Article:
Posts Tagged: bee research
Debra Jamison, state regent of the California State Society of the Daughters of the American Revolution. loves bees. So when it came time to select a fundraising project, she knew what she wanted to do.
Jamison adopted the motto, “Bees are at the heart of our existence” and vowed to support honey bee research and enhance honey bee environments to help the beleaguered bees.
Jamison, whose first name means “bee” in Hebrew, says she's had a lifelong “love and respect for bees.” Her project? She chose to help bee research at the Harry H. Laidlaw Jr. Honey Bee Research Facility on Bee Biology Road at the University of California, Davis, and support the adjacent Häagen-Dazs Honey Bee Haven, owned and maintained by the UC Davis Department of Entomology and Nematology.
Last year Jamison and her fellow members of the California State Society donated $30,000 to bee scientist Brian Johnson. Then this year they gifted $15,000 to the garden, which was planted in 2009 as a year-around food resource for the Laidlaw bees and other pollinators. It also serves to create public awareness for the plight of bees, and as an educational garden, where visitors can glean ideas for their own gardens.
The check was presented at a “lunch-with-the-bees” celebration organized by the UC Davis College of Agricultural and Environmental Sciences. Some 125 DAR members, some from as far away as Chico and San Diego, dined beneath a canopy of olive trees bordering the road.
“We appreciate this more than we can say,” said Ed Lewis, professor and vice chair of the department--and whose mother belongs to DAR.
On behalf of the department, haven manager Christine Casey accepted the check from Jamison and Karen Montgomery of Modesto, the state regent's project chair. The department used some of the funds to purchase two benches. Other projects will include a shade structure in the Growers Grove section and more bee habitat.
Honey bees prefaced the American Revolutionary War (1765-1783) by 143 years. European colonists brought the honey bee to Jamestown colony, Virginia, in 1622. Descendants of the American Revolutionary War formed DAR in 1890.
“Our 114 chapters and 15 districts have worked diligently to educate members, children, and the public about the plight of bees,” Jamison said. “This outreach has been truly outstanding. Add to that the phenomenal fundraising efforts. I truly thought that when I brought this project before the members that they might think, ‘Eeeeeuuuu, creepy insect, and weird state regent.'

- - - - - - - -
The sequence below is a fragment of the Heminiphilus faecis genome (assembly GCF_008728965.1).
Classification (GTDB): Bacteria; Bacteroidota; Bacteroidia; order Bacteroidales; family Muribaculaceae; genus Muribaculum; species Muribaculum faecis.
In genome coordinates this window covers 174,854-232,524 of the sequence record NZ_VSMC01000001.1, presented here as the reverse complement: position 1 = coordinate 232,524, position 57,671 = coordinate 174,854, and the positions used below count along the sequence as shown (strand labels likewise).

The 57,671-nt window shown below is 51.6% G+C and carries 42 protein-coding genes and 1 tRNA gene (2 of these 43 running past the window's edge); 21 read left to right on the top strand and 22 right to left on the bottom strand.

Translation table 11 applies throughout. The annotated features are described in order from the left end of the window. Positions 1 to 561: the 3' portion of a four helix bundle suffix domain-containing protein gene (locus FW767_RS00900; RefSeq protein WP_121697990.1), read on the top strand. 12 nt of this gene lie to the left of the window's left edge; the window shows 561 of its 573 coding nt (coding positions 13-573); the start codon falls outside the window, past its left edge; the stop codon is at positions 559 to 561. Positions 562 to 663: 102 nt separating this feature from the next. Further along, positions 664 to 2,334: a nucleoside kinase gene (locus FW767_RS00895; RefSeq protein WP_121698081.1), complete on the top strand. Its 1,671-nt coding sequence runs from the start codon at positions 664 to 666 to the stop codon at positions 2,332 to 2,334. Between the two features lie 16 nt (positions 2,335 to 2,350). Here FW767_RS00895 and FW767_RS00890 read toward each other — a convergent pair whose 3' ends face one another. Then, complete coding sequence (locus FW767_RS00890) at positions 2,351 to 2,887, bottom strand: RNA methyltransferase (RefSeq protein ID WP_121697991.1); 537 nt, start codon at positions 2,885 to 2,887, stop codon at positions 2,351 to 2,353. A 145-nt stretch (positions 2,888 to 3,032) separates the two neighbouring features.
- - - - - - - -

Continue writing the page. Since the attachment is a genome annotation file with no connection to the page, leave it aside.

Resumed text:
Jamison singled out several DAR members for special recognition. She praised Karen Montgomery, state chair of the project and member of the Major Hugh Moss Chapter, Modesto, and committee members Susan Montgomery of the Major Hugh Moss Chapter; and Diane Groome, Carol Vercellino and Sharon Paukkert, all of the José Maria Amador Chapter, Pleasanton. “Thank you all, from the bottom of my heart, for all of your work to raise funds for this project,” Jamison said
Jamison presented certificates of appreciation to Extension apiculturist Eric Mussen and communication specialist Kathy Keatley Garvey of the UC Davis Department of Entomology and Nematology for their work in helping DAR with the two-year project.
"Bee Patriotic” rally towels decorated each table. Last year Jamison's rally towels were lettered with “Bee-lieve in the Power of DAR." All those attending the March 28th luncheon received a “I Bee-long to DAR” recyclable grocery bag.
The crowd toured the haven and ended the day with hearing bee presentations in the Laidlaw facility conference room.
Mussen talked about the life cycle of bees and the issues bees face: malnutrition, pesticides, pests, parasites, diseases and stress. Malnutrition, Mussen said, is a bigger problem now than colony collapse disorder (CCD), a mysterious malady characterized by adult bees abandoning the hive. An active colony of honey bees requires an acre-equivalent of mixed blooms, daily, to meet their nutritional needs.